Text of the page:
Tuesday, May 23, 2017

solitude






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I was nearly killed here, one night in February.
My car shivered, and slewed sideways on the ice,
right across into the other lane. The slur of traffic
came at me with their lights.
My name, my girls, my job, all
slipped free and were left behind, smaller and smaller,
further and further away. I was a nobody:
a boy in a playground, suddenly surrounded.

The headlights of the oncoming cars
bore down on me as I wrestled the wheel through a slick
of terror, clear and slippery as egg-white.
The seconds grew and grew – making more room for me –
stretching huge as hospitals.

I almost felt that I could rest
and take a breath
before the crash.

Then something caught: some helpful sand
or a well-timed gust of wind. The car
snapped out of it, swinging back across the road.
A signpost shot up and cracked, with a sharp clang,
spinning away in the darkness.

And it was still. I sat back in my seat-belt
and watched someone tramp through the whirling snow
to see what was left of me.

Tomas Tranströmer




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 Osamo Komatsu
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Sunday, May 21, 2017

just traveling through






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Death is a favour to us,
But our scales have lost their balance.
The impermanence of the body
Should give us great clarity, deepening the wonder in our
Senses and eyes
Of this mysterious existence we share
And surely are just traveling through.

If I were in the tavern tonight,
Hafiz would call for drinks
And as the Master poured, I would be reminded
That all I know of life and myself is that
We are just a mid-air flight of golden wine
Between His Pitcher and His cup.

If I were in the tavern tonight,
I would buy freely for everyone in this world
Because our marriage with the Cruel Beauty
Of time and space cannot endure very long. 

Death is a favour to us,
But our minds have lost their balance. 
The miraculous existence and impermanence of
Form
Always makes the illumined ones
Laugh and sing.

–Hafiz



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Saturday, May 20, 2017

this mystery

 

 
 

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As we walk into words that have waited for us to enter them,
so the meadow, muddy with dreams, is gathering itself together
and trying, with difficulty, to remember how to make wildflowers.



–Marie Howe


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Friday, May 19, 2017

what is it that you contain?





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What is it that you contain? The dead. Time. Light patterns of millennia opening in your gut. 

Every minute, in each of you, a few million potassium atoms succumb to radioactive decay. The energy that powers these tiny atomic events has been locked inside potassium atoms ever since a star-sized bomb exploded nothing into being.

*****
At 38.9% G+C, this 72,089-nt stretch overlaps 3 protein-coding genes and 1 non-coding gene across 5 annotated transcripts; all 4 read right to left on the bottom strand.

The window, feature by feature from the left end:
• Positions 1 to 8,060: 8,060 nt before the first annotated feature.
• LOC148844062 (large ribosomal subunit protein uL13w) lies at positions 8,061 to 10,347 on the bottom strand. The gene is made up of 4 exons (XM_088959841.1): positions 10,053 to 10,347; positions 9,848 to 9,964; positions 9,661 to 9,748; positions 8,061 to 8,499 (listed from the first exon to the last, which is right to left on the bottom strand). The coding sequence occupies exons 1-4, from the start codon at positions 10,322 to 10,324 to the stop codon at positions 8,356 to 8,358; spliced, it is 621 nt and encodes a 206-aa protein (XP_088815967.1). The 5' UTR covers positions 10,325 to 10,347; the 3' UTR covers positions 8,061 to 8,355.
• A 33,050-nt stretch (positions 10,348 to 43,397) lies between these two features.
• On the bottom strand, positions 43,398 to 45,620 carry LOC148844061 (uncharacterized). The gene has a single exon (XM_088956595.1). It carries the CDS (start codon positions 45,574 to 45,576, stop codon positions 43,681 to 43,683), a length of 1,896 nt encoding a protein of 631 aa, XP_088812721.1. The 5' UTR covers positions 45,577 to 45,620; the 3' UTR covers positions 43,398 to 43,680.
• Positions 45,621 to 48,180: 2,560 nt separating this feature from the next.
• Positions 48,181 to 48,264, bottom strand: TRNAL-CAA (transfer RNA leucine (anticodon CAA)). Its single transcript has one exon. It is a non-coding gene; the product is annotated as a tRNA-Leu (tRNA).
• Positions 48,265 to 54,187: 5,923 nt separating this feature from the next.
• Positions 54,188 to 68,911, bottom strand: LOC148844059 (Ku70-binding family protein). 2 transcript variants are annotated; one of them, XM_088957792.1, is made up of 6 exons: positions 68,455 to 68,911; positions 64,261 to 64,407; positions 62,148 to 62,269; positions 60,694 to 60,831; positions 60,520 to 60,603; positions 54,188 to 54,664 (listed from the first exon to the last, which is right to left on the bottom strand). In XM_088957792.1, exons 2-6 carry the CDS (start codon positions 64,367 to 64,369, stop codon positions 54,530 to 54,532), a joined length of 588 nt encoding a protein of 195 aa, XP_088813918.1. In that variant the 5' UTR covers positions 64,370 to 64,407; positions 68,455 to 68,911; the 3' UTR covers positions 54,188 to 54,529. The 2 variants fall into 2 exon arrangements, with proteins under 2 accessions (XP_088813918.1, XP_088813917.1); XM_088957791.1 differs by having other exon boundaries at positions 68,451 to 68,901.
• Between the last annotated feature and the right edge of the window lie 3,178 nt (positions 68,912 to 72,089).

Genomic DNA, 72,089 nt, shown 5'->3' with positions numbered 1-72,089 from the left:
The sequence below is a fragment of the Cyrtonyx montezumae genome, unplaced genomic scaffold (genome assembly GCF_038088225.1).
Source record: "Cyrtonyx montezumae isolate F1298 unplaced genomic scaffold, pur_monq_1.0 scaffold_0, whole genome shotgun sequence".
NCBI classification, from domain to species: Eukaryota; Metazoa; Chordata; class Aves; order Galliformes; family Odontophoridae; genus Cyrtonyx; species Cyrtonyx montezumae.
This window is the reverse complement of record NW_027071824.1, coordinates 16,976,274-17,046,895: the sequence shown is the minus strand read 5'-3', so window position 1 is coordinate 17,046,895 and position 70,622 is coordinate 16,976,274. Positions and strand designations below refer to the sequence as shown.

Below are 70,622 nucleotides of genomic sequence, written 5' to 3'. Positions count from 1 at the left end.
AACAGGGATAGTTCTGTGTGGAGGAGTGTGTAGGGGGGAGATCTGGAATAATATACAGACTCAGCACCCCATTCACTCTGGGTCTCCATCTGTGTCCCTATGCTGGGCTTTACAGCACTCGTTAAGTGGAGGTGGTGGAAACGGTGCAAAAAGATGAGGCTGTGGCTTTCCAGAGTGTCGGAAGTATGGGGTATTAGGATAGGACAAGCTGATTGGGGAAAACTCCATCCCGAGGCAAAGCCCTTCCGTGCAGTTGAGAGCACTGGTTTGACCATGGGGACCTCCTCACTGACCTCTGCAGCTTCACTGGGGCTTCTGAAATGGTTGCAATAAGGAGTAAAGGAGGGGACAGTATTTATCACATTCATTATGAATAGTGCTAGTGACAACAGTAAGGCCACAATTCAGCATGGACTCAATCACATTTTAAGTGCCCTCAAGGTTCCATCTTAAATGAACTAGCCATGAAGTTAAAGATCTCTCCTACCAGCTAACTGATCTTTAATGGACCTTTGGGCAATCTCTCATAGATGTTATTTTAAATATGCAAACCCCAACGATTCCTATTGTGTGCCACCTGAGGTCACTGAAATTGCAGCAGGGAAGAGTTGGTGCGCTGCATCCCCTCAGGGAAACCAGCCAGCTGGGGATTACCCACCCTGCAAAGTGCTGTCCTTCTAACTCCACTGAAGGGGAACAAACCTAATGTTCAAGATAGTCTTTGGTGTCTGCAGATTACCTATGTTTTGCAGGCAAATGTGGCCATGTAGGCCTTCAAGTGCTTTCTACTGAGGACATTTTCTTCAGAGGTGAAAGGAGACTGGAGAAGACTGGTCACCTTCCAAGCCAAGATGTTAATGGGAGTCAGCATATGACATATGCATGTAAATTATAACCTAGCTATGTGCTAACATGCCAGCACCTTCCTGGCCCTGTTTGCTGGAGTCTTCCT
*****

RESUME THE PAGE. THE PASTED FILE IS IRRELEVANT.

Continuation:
Potassium, like uranium and radium, is a long-lived radioactive nuclear waste of the supernova bang that accounts for you.

Your first parent was a star.



–Jeanette Winterson



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Wednesday, May 17, 2017

say out loud





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Tuesday, May 16, 2017

sisters and brothers





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In your clay body, things are coming to expression and to light
that were never known before, presences that never came to
light or shape in any other individual.  

To paraphrase Heidegger, who said, "Man is a shepherd of being,"  
we could say, "Man is a shepherd of clay."

You represent an unknown world that begs you to bring it to voice. 
Often the joy you feel does not belong to your individual biography
but to the clay out of which you are formed.

At other times, you will find sorrow moving through you,
like a dark mist over a landscape.  
This sorrow is dark enough to paralyze you. 

It is a mistake to interfere with this movement of feeling. 
It is more appropriate to recognize that this emotion belongs more
to your clay than to your mind.

It is wise to let this weather of feeling pass;
it is on its way elsewhere.

Regardless of how modern we seem, we still remain ancient,
sisters and brothers of the one clay.

In each of us a different part of the mystery becomes luminous.
To truly be and become yourself, 
you need the ancient radiance of others.


–John O'Donohue
(© John O'Donohue. All rights reserved.)
for more: johnodonohue.com




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Sunday, May 14, 2017

East Coker V, Four Quartets, excerpt






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Home is where one starts from. As we grow older
The world becomes stranger, the pattern more complicated
Of dead and living. Not the intense moment
Isolated, with no before and after,
But a lifetime burning in every moment
And not the lifetime of one man only
But of old stones that cannot be deciphered.
There is a time for the evening under starlight,
A time for the evening under lamplight
(The evening with the photograph album).
Love is most nearly itself
When here and now cease to matter.

Old men ought to be explorers
Here or there does not matter
We must be still and still moving
Into another intensity
For a further union, a deeper communion
Through the dark cold and the empty desolation,
The wave cry, the wind cry, the vast waters
Of the petrel and the porpoise. In my end is my beginning.


T. S. Eliot



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